Stanley Cowell - Musa-Ancestral Streams, Solo Piano
ORDER LIMITED TO ONE ITEM PER CUSTOMER
Stanley Cowell - piano, Electric Piano, African Thumb Piano
1 LP, gatefold sleeve
Original analog Master tape : YES
Heavy Press : 180g
Record color : black
Speed : 33 RPM
Size : 12'’
Record Press : unspecified
Label : Pure Pleasure Records
Original Label : Strata East Records
Engineered & mixed by John Battiloro, Ron Carran
Produced by Viki McLaughlin & Stanley Cowell
Remastered by Ray Staff at Air Mastering, Lyndhurst Hall, London
“Solo piano jazz albums are unique to performers. With no additional accompaniment, the pianist is required to explore melodies, while balancing the rhythmic structure. Often, the left hand will emulate a double bass (or in the case of stride, extend the range) to counter the improvisation of chord modulation (including extensions) and harmony. This provides a stylized translation of an emotional connection to a song or concept. Progressions often include scale variations and arpeggios, block chording and articulation of sharps and flats. All of the great jazz pianists (Bud Powell, Art Tatum, Bill Evans, Chick Corea, Keith Jarrett, Earl “Fatha” Hines, Thelonious Monk, and Cecil Taylor…the list is endless) have utilized solo piano as a vehicle for their musical vision. Another example of this is a lesser-known Strat-East artist Stanley Cowell. Though not as widely known as his contemporaries, Cowell had a significant imprint on the jazz scene as a session player and band leader. He was the co-founder of Strata-East Records. In 1974, Cowell recorded a solo piano album, Musa: Ancestral Streams.
Pure Pleasure Records has released a 180-gram re-mastered vinyl of this celebrated project. Musa: Ancestral Streams is a vibrant integration of post-bop, spiritual jazz. Side A opens with “Abscretions”. It is an ebullient celebration with a soulful funky vibe. His innate rhythm and deep feeling emanate from the prominent chords and understated right-hand notation. There is a distinct gospel inflection that lends an aspirational resonance. “Equipose” is stunningly lyrical, but steeped in tempo. Cowell’s improvisational licks are very articulate. The mood is enhanced by volume mitigation and high-register notation. Versatility is at the center of this pianist’s repertoire. On “Prayer For Peace” an enhanced time signature and bold attitude illuminate the track. Cowell’s left hand is steady and propulsive on “Emil Danenberg”. The ability to intermingle gritty context and sweeping runs is uncanny. His phrasing is meticulous and the arrangement leans on jazzier improvisation. There is a hypnotic pulse to the steady undercurrent of tempo.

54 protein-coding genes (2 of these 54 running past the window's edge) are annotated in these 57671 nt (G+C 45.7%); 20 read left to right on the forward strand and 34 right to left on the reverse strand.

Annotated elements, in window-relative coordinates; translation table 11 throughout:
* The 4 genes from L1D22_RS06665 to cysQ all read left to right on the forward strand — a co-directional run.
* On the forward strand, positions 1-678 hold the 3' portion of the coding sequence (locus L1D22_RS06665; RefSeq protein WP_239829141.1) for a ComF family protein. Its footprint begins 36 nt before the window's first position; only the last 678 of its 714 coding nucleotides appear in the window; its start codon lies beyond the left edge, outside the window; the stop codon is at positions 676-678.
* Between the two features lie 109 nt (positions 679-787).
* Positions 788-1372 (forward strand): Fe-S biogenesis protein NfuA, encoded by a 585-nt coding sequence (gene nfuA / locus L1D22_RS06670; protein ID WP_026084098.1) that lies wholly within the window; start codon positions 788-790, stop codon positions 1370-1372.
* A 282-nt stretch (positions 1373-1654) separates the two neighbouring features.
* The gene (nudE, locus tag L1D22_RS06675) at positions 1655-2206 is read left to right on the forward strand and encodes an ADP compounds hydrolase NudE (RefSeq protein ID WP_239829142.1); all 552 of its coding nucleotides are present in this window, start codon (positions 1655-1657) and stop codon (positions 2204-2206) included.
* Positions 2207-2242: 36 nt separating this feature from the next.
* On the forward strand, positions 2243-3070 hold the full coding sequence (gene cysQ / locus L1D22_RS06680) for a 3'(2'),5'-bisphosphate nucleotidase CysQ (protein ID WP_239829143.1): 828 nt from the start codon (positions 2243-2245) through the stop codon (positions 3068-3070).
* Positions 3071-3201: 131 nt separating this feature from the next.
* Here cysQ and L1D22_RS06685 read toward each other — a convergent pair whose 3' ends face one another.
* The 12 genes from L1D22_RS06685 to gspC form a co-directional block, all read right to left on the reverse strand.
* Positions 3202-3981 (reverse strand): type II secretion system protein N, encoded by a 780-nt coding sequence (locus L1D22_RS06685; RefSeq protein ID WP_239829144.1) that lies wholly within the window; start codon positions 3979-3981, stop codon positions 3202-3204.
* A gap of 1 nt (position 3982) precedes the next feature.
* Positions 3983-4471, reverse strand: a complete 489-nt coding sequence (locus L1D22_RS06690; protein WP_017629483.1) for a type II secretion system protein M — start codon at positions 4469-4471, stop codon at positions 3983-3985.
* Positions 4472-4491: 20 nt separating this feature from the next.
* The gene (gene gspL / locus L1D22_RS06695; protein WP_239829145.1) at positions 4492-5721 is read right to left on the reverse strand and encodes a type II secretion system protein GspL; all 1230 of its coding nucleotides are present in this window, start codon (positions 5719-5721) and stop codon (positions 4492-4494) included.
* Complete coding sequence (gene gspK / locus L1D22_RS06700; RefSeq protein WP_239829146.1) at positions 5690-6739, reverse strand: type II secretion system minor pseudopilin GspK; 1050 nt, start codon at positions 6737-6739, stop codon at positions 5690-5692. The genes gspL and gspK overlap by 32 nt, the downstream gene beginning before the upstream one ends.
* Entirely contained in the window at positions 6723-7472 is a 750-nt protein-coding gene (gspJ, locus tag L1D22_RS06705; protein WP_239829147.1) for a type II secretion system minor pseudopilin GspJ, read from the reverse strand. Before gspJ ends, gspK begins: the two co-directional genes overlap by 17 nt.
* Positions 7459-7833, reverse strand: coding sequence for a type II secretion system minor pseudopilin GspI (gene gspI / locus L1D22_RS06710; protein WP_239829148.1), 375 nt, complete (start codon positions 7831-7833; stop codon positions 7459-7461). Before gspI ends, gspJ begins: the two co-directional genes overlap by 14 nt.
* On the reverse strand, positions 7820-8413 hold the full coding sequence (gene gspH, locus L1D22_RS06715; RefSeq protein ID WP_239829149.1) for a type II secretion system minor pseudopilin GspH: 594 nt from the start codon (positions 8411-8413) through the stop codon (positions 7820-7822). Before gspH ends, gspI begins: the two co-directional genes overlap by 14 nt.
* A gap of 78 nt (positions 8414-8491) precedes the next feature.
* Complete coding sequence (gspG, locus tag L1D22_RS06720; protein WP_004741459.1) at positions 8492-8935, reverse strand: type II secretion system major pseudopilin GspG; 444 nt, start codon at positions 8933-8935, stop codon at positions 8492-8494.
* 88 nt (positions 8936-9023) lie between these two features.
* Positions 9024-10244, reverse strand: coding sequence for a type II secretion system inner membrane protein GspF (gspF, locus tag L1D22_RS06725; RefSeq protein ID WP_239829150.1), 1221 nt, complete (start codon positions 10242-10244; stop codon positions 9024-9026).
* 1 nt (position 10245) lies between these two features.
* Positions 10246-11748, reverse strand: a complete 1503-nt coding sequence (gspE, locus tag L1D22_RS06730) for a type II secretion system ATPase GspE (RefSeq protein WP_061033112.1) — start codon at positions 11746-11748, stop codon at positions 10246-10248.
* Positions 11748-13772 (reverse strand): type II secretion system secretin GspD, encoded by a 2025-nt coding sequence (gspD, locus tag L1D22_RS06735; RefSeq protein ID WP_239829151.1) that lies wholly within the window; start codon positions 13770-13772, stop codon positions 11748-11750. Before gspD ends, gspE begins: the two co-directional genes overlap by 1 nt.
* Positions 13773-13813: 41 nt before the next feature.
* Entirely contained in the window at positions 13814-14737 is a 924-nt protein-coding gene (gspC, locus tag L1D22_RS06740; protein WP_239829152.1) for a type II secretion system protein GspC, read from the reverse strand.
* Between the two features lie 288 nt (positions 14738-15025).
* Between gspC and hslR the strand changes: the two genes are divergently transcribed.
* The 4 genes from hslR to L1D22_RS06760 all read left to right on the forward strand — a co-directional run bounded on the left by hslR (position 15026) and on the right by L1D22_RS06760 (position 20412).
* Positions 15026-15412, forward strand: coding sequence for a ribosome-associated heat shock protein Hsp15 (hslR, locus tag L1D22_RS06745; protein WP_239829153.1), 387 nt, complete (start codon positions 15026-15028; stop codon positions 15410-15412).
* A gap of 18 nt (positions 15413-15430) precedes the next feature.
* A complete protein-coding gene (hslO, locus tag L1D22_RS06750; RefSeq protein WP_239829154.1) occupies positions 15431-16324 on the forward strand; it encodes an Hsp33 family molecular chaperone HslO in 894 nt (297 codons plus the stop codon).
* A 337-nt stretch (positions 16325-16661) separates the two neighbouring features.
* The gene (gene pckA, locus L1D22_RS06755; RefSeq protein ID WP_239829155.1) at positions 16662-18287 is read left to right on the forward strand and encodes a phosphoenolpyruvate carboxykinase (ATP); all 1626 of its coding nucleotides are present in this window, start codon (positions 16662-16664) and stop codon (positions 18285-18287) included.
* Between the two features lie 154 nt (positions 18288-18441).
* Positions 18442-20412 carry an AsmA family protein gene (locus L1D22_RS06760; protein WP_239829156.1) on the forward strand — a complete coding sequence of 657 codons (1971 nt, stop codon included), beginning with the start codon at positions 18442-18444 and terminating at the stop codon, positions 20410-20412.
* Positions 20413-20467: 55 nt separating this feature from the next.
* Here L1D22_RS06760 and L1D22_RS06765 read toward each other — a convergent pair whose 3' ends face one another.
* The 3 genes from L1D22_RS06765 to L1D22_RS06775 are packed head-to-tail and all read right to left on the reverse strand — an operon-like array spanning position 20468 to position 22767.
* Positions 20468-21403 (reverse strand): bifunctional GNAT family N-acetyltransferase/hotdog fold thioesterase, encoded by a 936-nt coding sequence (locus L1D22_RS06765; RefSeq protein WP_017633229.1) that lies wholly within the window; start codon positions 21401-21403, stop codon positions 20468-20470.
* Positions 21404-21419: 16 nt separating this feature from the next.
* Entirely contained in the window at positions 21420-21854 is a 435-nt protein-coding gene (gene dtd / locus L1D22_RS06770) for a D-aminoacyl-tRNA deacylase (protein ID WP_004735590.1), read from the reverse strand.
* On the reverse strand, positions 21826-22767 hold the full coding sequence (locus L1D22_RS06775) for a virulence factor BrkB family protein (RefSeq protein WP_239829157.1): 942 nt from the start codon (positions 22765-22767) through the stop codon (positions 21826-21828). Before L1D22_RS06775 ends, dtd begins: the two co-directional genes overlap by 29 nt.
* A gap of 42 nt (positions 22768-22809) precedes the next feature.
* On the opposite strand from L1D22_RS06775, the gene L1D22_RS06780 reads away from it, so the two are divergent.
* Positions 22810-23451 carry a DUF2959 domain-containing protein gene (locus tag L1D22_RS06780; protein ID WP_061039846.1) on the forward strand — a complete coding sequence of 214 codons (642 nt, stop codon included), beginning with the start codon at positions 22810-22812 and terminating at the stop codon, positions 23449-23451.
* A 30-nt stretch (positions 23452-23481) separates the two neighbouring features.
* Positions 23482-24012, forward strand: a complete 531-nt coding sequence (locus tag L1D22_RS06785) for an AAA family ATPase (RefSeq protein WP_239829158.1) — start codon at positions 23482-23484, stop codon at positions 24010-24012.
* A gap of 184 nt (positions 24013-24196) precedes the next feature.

Side B continues with another track (“Maimin”) from Illusion Suite. There is a shift to ethereal near-dissonant interpretation. Texture, in the form of swelling chords seem to act as a chorus to the free jazz verse. It is mercurial and rooted in classical music. “Travelin’ Man” begins with touches of melancholic ambiance. Then, a seamless transition into up tempo joyful expression ensues. The jaunty vibe is accessible and moving. Some of the chord modulations are compelling with swirls of accent. It develops a slower interlude at the finish. Switching to electric piano and African thumb, “Departure No. 1” is a groove fest with palpable atmospheric coolness. In contrast, “Departure No.2” is frenetic bop on acoustic piano. A pounding left hand and free-roaming right hand are scintillating. The precision of the playing is wondrous. “Sweet Song” is a noteworthy finale. It has a ballad-like structure, but Cowell’s energetic instrumentalism is captivating.
Musa: Ancestral Streams is another terrific 180-gram vinyl release from Pure Pleasure Records. The overall stereo mix is excellent with exceptional separation, most notably on the electric piano/African them piano duet. The glossy album packaging is top-notch, with eye-catching design by Carole Byard. Vinyl enthusiasts will appreciate the front-back extended panel.” Robbie Gerson, Audiophile Audition, June 2021
« Musa Ancestral Streams remains a relative oddity in the pantheon of jazz's black consciousness movement - a solo piano set of stunning reach and scope, its adherence to intimacy contrasts sharply with the bold, multi-dimensional sensibilities that signify the vast majority of post-Coltrane excursions into spiritual expression, yet the sheer soulfulness and abandon of Stanley Cowell's performance nevertheless vaults the record into the same physical and metaphysical planes. Cowell's energy and touch are remarkable, as if guided by divine power, and for all the music's structural spaciousness and rhythmic freedom, not a note feels out of place, let alone excessive. Most intriguing is "Travelin' Man", an overdubbed "duet" featuring Cowell on both acoustic and electric piano that underscores his uncommon affinity for space and presence. . » AllMusic Review by Jason Ankeny
AllMusic : 4 / 5 ; Discogs : 4.51 / 5 ; Audiophile Audition : 4.5 / 5